Since I’m a CPA, around tax season some things on my farm get a little overlooked. Now, don’t get me wrong—everyone gets fed. But some of the other jobs just don’t get done as often. The horses don’t get curried or brushed, and I can’t go out and trim their hair and give them treats and love on them like I normally do.
But recently as I was leaving for work, Penny, a shyer horse, walked right up to me. I had my hand on the fence and I started scratching on her neck with my other hand. She comes forward, and I scratch her neck a little more, and she comes closer, and soon enough her body is positioned so that she’s licking my left hand that’s on the fence.
At this point, I’m thinking I need to be careful, because horses lick and then they bite. And there’s nothing malicious about it—they’re just curious. They’re like toddlers, really. They’ll put anything in their mouth.
So she’s licking and licking my hand, for about two minutes. Horse tongues are freakishly large, and slobbery… but the neat part about this whole thing is that she was trying to comfort me in my stress.
That’s how I took it anyway! It seemed to me like Penny was telling me, it’s okay that I didn’t get everything done. She knows that soon, I’ll take out the brush and the treats. That’ll be great, but for now this is okay.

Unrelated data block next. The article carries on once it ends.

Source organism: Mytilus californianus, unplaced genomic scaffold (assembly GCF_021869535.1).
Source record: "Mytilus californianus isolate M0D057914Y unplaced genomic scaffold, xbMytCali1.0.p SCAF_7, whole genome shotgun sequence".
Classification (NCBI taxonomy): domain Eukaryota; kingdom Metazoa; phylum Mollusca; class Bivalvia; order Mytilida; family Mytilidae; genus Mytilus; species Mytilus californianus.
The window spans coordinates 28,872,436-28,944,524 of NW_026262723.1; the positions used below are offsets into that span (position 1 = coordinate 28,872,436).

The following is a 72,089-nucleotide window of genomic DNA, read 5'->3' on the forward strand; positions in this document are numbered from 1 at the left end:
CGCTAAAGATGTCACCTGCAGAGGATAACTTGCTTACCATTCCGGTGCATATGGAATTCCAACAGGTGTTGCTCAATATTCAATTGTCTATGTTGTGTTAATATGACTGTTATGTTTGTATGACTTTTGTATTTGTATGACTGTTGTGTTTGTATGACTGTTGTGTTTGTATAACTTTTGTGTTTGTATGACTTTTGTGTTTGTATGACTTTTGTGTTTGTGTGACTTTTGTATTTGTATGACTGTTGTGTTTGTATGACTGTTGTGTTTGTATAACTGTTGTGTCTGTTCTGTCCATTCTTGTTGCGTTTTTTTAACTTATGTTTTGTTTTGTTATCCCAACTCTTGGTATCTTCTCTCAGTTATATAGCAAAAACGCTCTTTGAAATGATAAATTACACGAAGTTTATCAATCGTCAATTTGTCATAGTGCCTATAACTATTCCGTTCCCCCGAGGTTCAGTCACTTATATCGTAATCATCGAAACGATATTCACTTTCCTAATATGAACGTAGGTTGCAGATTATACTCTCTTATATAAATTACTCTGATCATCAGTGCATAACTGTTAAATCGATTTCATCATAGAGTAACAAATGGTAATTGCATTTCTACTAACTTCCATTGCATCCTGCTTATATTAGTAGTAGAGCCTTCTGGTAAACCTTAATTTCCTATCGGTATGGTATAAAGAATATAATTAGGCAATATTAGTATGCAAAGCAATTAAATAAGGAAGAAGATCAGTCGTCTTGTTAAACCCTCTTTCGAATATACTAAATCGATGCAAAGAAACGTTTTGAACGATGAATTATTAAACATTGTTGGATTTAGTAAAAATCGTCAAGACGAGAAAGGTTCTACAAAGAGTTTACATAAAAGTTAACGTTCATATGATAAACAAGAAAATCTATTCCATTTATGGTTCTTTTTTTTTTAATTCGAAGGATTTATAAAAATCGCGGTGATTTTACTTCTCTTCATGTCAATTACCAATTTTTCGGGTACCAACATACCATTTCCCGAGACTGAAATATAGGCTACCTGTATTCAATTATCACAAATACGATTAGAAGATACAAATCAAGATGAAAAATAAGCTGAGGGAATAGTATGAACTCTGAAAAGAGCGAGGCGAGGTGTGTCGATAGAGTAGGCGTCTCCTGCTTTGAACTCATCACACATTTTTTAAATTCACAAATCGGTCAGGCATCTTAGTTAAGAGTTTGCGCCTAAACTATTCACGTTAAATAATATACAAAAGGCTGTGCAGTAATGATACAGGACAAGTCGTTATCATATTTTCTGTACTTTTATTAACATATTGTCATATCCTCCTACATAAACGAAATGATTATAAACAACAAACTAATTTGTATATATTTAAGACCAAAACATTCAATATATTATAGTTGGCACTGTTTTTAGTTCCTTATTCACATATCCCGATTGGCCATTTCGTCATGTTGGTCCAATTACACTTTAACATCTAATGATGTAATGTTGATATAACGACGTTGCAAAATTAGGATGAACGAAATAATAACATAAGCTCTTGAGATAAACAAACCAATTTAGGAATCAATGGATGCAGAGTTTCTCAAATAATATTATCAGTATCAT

Here’s the thing: everyone has seasons. In every industry there’s usually a season of harvest and a season of famine. In the tax industry, my harvest season is about 90 days long. Every season has a beginning and an end.
This time of year, I’m busy, I’m hustling, and I feel guilty that I can’t give as much love to my cows and my horses as I normally would.
But I know this is just a season of harvest. There will be a slow time, and I will come back, and it will be okay. My wife knows the same. It’s important to know that these times aren’t permanent.
Think of Psalm 23. If I go through the valley of the shadow of death, that means I’m not staying there. I’m not buying a house there, I’m not settling. I’m not living there. But I can go through it because it has a beginning and an end.